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Vivid red commands attention. You can’t ignore this assertive red pool — it punches up a natural landscape setting and dramatically defines the space. The surrounding retaining wall is a milder shade.
The use of red in small doses gives the garden a dynamic attitude. If pure red is a bit too intense for your taste, try a tint (lighter) or shade (darker). Extend your use of red from soft pinks to deep burgundy reds. These terra-cotta-red Adirondack chairs are eye catching but don't compete with the natural landscape.
Golden foliage can instantly brighten a space and make a small garden appear larger. Variations of yellow range from warm amber hues to intense sunflower. This design also demonstrates a monochromatic approach to color. In your own garden, monochromatic might mean blooms, berries or bark in one key color of the rainbow, such as an all-pink or all-golden border. Monochromatic color includes all tones of one color, from dark to light.
Related: Focus Your Garden Palette
The simple addition of two marigold-yellow accent pillows makes a contemporary green and gravel garden glow.
Although it's calming and peaceful, blue was once considered an unattainable garden color since it's rarely found in nature (consider the pursuit of the rare blue Himalayan poppy or the rose industry’s obsession with breeding a blue hybrid tea).
The compelling presence of blue can appear in your garden with help from a can of periwinkle paint, a turquoise-tile pool or aqua cushions.
Blue cools us down. If you don’t have a swimming pool to bring the serene presence of blue into the landscape, paint the inside of a birdbath, display a grouping of glazed blue pottery, or lay a path with blue tiles.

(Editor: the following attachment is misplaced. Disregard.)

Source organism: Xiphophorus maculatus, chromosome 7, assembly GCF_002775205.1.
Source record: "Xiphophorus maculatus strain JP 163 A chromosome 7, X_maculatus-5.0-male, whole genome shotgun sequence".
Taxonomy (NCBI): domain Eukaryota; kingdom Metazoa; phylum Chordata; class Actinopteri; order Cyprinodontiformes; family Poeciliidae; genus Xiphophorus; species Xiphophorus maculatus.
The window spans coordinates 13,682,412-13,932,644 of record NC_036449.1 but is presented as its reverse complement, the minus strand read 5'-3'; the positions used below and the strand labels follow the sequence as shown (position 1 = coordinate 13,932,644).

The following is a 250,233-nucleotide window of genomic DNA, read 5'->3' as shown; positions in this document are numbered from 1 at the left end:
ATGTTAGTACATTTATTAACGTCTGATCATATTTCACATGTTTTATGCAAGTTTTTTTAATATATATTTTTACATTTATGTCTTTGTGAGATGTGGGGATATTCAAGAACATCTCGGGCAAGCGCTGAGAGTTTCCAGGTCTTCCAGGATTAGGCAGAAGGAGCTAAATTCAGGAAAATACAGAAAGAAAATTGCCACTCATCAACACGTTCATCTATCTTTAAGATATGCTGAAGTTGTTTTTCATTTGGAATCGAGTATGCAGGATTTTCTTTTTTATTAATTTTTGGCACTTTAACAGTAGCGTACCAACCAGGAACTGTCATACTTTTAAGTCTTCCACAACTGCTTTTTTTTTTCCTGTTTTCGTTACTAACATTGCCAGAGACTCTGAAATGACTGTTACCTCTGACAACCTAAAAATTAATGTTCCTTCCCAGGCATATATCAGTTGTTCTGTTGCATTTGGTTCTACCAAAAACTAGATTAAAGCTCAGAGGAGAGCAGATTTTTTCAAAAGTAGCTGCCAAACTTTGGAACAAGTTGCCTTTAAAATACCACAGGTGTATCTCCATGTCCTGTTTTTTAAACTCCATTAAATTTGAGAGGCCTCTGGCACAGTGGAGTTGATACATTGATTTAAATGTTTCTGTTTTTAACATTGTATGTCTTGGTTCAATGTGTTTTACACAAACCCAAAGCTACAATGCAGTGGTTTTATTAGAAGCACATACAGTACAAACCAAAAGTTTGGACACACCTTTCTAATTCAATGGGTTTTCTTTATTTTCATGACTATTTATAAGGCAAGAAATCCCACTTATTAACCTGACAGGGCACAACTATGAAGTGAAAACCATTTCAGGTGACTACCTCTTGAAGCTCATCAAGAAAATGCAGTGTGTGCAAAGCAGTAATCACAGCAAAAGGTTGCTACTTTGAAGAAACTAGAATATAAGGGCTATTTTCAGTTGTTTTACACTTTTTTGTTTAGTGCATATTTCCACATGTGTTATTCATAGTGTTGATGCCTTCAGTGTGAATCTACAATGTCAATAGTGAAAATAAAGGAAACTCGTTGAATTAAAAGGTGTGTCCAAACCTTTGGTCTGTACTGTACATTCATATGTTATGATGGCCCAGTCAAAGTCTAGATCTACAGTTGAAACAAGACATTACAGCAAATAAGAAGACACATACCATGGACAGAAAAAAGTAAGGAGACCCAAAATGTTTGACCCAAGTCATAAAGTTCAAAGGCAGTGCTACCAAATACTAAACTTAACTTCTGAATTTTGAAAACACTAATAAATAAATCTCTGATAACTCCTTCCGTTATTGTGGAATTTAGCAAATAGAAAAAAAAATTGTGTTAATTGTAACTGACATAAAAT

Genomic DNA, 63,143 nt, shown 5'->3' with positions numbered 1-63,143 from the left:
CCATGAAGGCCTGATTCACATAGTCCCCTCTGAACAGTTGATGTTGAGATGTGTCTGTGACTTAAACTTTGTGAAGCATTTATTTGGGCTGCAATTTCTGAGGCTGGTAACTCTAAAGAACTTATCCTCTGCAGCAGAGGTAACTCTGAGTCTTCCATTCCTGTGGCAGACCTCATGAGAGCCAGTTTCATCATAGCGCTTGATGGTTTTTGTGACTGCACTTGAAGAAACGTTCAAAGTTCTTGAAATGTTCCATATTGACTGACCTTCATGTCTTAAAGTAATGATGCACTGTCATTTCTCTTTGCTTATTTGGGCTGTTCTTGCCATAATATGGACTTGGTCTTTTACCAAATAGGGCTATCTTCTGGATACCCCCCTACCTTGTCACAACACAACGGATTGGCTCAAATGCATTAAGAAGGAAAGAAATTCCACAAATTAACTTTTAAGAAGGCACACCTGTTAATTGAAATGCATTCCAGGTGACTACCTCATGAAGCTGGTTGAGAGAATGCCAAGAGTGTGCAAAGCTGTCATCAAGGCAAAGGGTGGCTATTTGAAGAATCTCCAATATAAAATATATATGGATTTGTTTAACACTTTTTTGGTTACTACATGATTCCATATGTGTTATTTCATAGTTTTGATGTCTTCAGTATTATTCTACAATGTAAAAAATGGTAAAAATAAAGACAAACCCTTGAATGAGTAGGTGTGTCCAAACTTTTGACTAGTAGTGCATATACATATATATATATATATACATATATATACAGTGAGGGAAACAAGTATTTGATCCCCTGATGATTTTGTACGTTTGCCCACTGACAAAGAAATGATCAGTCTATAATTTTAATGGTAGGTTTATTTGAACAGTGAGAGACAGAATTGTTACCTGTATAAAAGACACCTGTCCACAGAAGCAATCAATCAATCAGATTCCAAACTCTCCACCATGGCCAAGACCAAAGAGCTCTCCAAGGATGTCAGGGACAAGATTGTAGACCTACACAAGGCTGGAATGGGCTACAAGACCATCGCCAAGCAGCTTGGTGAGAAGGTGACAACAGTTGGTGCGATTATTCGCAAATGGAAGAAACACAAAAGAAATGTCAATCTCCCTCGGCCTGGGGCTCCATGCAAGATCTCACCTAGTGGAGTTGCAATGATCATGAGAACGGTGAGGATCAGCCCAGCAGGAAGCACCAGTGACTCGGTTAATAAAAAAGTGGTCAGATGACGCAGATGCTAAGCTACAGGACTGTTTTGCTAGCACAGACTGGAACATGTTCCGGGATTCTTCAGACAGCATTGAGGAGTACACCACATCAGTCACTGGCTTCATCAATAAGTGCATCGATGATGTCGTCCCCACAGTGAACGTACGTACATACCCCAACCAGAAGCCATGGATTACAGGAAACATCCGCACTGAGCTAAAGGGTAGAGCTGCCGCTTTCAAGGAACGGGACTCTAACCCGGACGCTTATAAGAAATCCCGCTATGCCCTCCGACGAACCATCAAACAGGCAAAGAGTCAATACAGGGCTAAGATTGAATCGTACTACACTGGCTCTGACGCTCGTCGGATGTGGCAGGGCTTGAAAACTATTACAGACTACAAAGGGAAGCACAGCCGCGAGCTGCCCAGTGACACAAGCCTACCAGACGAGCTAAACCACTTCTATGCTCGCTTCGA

Once you’ve given certain flower and foliage colors a starring role in the landscape, use them to guide your decisions for nonplant materials as well. Edit and enhance the palette with painted structures, furniture and artful objects. Two sky-blue rocking chairs make this front porch just as important to the garden’s color story as its blooms.
Basic Rules of the Color Wheel
Art lessons begin with the basic rules of the color wheel. Red, blue and yellow are primary colors, while secondary colors are made of combinations of two primaries: orange (red plus yellow); green (blue plus yellow) and purple (red plus blue). Tertiary colors combine one primary color with one secondary color.
Adding white to a color creates a tint; adding black to a color creates a shade.
The primary palette of the vivid blue pool shown has another primary accent in the yellow-chartreuse Japanese maple tree, uplit for emphasis.
Enliven a quiet spot with complementary colors opposite each other on the color wheel. In color theory, opposites are energy-packed visual experiences. Red is opposite green; blue is opposite orange; yellow is opposite purple. In the landscape, red and green are opposites, but the use of turquoise rather than true green bends the rules while still making a vivid statement. The horticultural equivalent might be a plant with lime foliage paired with a maroon or wine-color plant.